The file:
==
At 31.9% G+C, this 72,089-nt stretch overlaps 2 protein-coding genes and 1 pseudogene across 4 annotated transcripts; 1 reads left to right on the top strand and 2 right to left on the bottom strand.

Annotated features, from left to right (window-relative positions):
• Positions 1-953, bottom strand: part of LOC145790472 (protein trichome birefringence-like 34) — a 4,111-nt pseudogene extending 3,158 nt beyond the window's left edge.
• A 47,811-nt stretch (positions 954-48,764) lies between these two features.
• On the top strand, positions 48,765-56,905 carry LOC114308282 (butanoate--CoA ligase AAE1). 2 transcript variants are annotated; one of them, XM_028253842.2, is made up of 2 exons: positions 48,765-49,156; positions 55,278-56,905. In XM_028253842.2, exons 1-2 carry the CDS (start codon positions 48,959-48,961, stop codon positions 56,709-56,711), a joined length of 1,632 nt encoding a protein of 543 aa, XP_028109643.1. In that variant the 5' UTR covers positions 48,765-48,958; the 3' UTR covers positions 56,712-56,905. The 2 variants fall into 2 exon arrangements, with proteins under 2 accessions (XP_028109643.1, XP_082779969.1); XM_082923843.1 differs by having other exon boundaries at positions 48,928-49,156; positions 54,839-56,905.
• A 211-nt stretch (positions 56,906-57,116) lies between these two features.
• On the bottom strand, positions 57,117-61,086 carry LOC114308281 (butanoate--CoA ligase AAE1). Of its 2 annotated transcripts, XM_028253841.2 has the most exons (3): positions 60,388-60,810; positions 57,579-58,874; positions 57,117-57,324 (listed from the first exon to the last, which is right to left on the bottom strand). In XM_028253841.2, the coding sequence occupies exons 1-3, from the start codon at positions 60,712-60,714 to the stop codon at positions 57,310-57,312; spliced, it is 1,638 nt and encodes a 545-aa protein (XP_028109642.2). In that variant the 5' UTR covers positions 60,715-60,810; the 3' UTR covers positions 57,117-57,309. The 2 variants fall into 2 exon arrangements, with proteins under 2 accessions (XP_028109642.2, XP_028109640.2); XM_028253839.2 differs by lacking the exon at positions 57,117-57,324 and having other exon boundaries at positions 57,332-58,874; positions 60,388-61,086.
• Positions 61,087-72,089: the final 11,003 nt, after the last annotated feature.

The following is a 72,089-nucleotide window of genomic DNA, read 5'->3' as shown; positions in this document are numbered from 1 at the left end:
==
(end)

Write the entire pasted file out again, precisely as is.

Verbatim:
At 31.9% G+C, this 72,089-nt stretch overlaps 2 protein-coding genes and 1 pseudogene across 4 annotated transcripts; 1 reads left to right on the top strand and 2 right to left on the bottom strand.

Annotated features, from left to right (window-relative positions):
• Positions 1-953, bottom strand: part of LOC145790472 (protein trichome birefringence-like 34) — a 4,111-nt pseudogene extending 3,158 nt beyond the window's left edge.
• A 47,811-nt stretch (positions 954-48,764) lies between these two features.
• On the top strand, positions 48,765-56,905 carry LOC114308282 (butanoate--CoA ligase AAE1). 2 transcript variants are annotated; one of them, XM_028253842.2, is made up of 2 exons: positions 48,765-49,156; positions 55,278-56,905. In XM_028253842.2, exons 1-2 carry the CDS (start codon positions 48,959-48,961, stop codon positions 56,709-56,711), a joined length of 1,632 nt encoding a protein of 543 aa, XP_028109643.1. In that variant the 5' UTR covers positions 48,765-48,958; the 3' UTR covers positions 56,712-56,905. The 2 variants fall into 2 exon arrangements, with proteins under 2 accessions (XP_028109643.1, XP_082779969.1); XM_082923843.1 differs by having other exon boundaries at positions 48,928-49,156; positions 54,839-56,905.
• A 211-nt stretch (positions 56,906-57,116) lies between these two features.
• On the bottom strand, positions 57,117-61,086 carry LOC114308281 (butanoate--CoA ligase AAE1). Of its 2 annotated transcripts, XM_028253841.2 has the most exons (3): positions 60,388-60,810; positions 57,579-58,874; positions 57,117-57,324 (listed from the first exon to the last, which is right to left on the bottom strand). In XM_028253841.2, the coding sequence occupies exons 1-3, from the start codon at positions 60,712-60,714 to the stop codon at positions 57,310-57,312; spliced, it is 1,638 nt and encodes a 545-aa protein (XP_028109642.2). In that variant the 5' UTR covers positions 60,715-60,810; the 3' UTR covers positions 57,117-57,309. The 2 variants fall into 2 exon arrangements, with proteins under 2 accessions (XP_028109642.2, XP_028109640.2); XM_028253839.2 differs by lacking the exon at positions 57,117-57,324 and having other exon boundaries at positions 57,332-58,874; positions 60,388-61,086.
• Positions 61,087-72,089: the final 11,003 nt, after the last annotated feature.

The following is a 72,089-nucleotide window of genomic DNA, read 5'->3' as shown; positions in this document are numbered from 1 at the left end: